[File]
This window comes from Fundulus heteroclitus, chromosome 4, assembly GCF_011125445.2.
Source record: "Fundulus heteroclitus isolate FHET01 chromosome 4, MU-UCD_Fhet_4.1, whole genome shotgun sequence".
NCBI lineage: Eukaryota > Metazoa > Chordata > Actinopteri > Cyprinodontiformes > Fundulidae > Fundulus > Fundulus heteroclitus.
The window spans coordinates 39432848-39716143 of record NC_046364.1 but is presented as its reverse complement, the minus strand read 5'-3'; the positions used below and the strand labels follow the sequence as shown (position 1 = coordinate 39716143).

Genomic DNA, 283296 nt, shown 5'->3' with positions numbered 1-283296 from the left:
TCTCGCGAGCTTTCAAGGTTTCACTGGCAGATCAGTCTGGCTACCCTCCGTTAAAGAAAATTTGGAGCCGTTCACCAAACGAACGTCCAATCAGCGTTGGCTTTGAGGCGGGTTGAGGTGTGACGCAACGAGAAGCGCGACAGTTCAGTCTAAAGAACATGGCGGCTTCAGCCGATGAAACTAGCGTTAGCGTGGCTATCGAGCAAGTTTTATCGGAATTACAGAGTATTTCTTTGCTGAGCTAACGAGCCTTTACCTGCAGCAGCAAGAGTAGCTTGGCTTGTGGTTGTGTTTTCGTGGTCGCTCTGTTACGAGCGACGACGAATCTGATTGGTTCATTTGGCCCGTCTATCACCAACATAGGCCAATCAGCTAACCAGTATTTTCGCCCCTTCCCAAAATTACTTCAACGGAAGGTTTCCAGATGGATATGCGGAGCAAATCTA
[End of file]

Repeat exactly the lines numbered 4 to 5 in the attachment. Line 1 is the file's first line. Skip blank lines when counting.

The window spans coordinates 39432848-39716143 of record NC_046364.1 but is presented as its reverse complement, the minus strand read 5'-3'; the positions used below and the strand labels follow the sequence as shown (position 1 = coordinate 39716143).

Genomic DNA, 283296 nt, shown 5'->3' with positions numbered 1-283296 from the left: